Who's Who - Constantine Prezan
Constantine Prezan (1861-1943) served as commander of the Romanian Fourth Army during World War One and thereafter as Commander-in-Chief.
Following military training in Bucharest and France served on the Romanian General Staff and as adjutant to King Ferdinand I, having received his commission in 1880.
With Romania having finally declared for the Allies in August 1916 - dropping a policy of careful neutrality - Prezan was given command of Fourth Army which promptly crossed the Carpathians into Transylvania.
Once there however the Romanians met effective resistance from Arz von Straussenberg's Austro-Hungarian First Army, which succeeded in driving Prezan's force back into the Carpathians by early October and (along with the Germans) succeeding in overrunning practically the whole of Romania by early 1917.
His reputation seemingly undamaged he was appointed Chief of Staff in November 1916 and then as Commander-in-Chief following Ferdinand's tactical decision to relinquish military control a year later, shortly before the punitive armistice and Treaty of Bucharest that left the Romanian army in shreds.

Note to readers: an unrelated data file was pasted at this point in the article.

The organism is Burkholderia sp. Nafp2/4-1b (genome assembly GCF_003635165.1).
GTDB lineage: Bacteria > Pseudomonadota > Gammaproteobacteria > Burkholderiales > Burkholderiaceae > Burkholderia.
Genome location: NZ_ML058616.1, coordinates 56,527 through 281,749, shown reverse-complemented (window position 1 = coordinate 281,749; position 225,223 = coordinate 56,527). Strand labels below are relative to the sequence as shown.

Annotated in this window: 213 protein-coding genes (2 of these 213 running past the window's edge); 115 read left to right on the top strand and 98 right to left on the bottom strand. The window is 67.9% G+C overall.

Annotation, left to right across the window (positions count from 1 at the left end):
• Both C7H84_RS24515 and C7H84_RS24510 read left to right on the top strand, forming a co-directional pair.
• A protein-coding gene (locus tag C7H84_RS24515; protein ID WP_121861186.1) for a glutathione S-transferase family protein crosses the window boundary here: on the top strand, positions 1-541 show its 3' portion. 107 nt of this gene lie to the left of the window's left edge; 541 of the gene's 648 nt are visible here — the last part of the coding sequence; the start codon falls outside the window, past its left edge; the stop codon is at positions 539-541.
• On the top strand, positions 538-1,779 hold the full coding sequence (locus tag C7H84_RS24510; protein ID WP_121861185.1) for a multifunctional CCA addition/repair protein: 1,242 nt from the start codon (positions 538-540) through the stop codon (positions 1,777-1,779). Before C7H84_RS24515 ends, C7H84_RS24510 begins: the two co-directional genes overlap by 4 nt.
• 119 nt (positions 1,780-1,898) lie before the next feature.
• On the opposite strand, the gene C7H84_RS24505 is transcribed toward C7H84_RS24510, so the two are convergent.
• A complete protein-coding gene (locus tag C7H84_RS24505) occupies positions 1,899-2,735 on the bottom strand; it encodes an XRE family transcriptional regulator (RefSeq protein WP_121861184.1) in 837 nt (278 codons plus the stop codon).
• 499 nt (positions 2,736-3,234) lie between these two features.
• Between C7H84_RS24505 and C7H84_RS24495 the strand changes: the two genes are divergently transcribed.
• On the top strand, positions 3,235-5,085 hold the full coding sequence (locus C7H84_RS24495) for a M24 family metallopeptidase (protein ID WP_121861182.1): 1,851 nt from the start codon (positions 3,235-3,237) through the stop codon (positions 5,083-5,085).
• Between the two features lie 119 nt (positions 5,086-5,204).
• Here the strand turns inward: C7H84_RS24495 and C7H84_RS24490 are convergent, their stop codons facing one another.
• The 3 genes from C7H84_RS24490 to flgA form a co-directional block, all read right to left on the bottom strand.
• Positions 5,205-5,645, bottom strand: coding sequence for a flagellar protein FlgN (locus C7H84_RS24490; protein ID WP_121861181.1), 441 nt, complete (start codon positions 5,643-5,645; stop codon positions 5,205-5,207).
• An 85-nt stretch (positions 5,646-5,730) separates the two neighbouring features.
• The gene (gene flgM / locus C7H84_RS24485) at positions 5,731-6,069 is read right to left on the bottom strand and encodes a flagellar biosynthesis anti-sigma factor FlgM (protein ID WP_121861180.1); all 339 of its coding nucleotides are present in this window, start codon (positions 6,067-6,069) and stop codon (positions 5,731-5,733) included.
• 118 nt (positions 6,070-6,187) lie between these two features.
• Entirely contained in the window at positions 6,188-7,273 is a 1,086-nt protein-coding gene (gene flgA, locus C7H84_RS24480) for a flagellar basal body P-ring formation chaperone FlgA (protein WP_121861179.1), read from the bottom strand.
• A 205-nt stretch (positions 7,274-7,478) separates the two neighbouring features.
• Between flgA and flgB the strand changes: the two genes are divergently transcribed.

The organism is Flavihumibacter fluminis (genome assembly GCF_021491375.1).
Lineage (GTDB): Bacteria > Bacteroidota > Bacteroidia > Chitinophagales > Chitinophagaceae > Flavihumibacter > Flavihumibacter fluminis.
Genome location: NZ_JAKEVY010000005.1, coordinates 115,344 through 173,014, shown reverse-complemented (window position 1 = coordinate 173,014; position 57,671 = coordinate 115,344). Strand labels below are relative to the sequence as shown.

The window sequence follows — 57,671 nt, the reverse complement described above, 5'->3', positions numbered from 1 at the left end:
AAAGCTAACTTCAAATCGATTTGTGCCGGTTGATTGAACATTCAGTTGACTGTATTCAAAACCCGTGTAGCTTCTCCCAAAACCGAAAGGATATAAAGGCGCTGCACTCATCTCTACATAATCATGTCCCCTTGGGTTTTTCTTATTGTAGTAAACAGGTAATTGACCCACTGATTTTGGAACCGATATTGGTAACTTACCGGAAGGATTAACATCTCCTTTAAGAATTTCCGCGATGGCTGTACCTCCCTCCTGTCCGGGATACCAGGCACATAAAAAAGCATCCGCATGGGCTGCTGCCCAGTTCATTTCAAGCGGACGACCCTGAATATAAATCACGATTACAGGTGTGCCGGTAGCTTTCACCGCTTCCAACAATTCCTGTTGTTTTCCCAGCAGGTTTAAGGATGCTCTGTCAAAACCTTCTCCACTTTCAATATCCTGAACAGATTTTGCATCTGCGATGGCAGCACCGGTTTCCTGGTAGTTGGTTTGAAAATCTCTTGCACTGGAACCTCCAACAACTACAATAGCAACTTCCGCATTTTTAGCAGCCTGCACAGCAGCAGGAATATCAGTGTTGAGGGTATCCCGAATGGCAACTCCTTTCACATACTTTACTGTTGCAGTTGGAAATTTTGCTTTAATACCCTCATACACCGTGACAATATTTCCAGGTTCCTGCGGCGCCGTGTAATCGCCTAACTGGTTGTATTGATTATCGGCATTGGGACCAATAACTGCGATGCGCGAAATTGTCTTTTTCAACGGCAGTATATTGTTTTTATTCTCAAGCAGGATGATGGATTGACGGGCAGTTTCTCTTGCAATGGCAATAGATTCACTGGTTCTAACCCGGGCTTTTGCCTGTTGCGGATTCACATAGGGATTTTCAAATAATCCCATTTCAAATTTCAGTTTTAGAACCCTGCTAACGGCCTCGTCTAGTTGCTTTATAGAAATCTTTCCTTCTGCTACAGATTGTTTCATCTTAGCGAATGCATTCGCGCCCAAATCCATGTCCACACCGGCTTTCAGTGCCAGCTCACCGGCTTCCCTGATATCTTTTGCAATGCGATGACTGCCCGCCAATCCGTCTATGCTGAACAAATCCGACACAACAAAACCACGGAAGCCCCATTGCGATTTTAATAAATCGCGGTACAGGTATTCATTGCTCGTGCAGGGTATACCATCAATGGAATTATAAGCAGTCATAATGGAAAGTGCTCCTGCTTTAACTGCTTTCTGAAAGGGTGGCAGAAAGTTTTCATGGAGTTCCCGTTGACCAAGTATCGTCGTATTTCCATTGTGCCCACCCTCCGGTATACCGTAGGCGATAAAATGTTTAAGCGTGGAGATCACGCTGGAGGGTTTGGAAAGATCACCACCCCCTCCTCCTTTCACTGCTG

Prezan remained Commander-in-Chief beyond Romania's brief re-entry into the war on 10 November 1918 (on strategic grounds); he finally retired in 1920 having led his army into an occupation of Transylvania (extracted from defeated Hungary in 1919).
A political crisis in 1930 - surrounding the return of King Carol II - brought a temporary return to military service as Prezan was made Field Marshal and asked to form a non-party government (without success); he retired shortly afterwards.
A "dogfight" signified air combat at close quarters.
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